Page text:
There are 250,000 Holocaust survivors in Israel.
They are dying off at the rate of 30 individuals per day.
Tossing us these statistics, like bones to dogs, was how Myron Polenberg began his talk about the Indelible History Project (see my previous post for more general information on his project.)
“All I want to do is keep the numbers and the stories alive, so that all these people will be remembered…it’s a humanities issue not a Jewish issue. Nothing to do with sex, nothing to do with gender, it’s a humanities issue and the human spirit.”
He trusts living limbs more than he trusts historians, citing Steven Spielberg’s Shoah Foundation, where thousands of survivors recorded their stories, as an example of this archival failure.
“I want it to be in your face, as a living piece of art.”
When you sit with a survivor, he said, most of whom were children when they were pushed into the ghetto and stripped of their humanity, when they were taken to the camps, they want to prove to you that they beat Hitler.
“They’ll take you through the Holocaust experience and into the stories about how successfully they lived their life…those are the stories I want to keep alive because I think they are really hopeful, beyond surviving the camps.”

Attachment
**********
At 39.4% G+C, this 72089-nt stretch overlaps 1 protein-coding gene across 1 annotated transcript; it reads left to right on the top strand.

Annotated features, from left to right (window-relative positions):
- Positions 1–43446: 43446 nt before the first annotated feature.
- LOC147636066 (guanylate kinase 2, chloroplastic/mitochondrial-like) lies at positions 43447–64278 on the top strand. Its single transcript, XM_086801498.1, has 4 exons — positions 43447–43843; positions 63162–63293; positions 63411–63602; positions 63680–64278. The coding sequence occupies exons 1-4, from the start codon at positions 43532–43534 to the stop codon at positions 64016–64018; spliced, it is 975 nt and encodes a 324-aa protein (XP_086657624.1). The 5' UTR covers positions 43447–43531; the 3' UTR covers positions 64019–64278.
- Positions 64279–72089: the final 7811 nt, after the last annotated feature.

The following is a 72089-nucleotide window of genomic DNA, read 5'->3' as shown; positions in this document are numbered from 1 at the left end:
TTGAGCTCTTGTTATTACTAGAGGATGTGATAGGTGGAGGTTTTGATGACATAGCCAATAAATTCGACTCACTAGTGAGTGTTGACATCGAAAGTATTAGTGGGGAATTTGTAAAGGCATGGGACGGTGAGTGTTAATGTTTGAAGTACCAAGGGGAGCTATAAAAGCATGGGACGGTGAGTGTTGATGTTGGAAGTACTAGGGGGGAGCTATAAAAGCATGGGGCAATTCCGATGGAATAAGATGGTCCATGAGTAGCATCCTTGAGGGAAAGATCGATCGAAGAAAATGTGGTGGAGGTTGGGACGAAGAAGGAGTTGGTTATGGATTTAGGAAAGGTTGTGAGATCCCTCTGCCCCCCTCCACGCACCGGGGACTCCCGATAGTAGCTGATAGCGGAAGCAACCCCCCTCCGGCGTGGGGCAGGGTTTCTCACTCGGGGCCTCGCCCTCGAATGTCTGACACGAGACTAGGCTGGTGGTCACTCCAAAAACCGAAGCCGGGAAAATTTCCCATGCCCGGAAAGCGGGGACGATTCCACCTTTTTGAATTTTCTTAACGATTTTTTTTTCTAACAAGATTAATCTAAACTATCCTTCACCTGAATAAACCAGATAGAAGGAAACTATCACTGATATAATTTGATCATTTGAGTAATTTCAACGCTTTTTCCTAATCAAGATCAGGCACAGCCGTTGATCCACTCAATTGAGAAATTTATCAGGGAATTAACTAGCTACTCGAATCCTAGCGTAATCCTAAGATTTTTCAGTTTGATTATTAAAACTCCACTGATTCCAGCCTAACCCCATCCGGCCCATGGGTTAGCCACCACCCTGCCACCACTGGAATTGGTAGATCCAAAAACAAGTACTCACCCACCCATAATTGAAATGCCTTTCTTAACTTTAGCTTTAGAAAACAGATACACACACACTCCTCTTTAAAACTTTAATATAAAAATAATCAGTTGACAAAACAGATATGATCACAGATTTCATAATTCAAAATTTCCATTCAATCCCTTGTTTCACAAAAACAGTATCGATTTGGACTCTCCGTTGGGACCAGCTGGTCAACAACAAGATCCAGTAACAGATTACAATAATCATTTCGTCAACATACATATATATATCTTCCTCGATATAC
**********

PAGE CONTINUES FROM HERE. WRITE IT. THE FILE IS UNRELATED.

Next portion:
So he’s linking up survivors with young people. Having the young person inherit the tattoo along with the memories. He’s hoping the young person will live the commitment they made; that she or he won’t clutter up their arm with any other markings.
Myron recalled his parents’ friends hiding tattoos beneath thick wool sleeves, constantly yanking down this evidence. These people made a huge impression on him and today he stands in his Hudson studio, intent on persuading the younger students among us to sign up.
My notes include some of the probing questions and negative responses from our oral history group. Josephine called it “gimmicky.” Alex said it’s too weighty and serious a project, with huge ethical implications, and there’s a danger that it will be easily trivialized.
“There’s a whole layer of explanation you have to do when you take on this kind of a project,” she said. “So you don’t re-traumatize the survivor or even the young person.”
She didn’t think the artist adequately addressed this issue.
Some of my concerns–mostly about objectification of the young people–were discussed in my last blog. My ambivalence remains: am I supportive or not supportive of his project? Wary, cautious, sceptical, suspicious; haunted, impressed, reflective, moved. Regardless, it was generous of Polenberg to welcome us into his studio.
And the last word will go to Jeanne, once we left the studio and returned to our classroom to talk about ethics and trauma and the art of oral history.
“I’m always interested, she quietly said, in how big an ego can get in such a small studio.”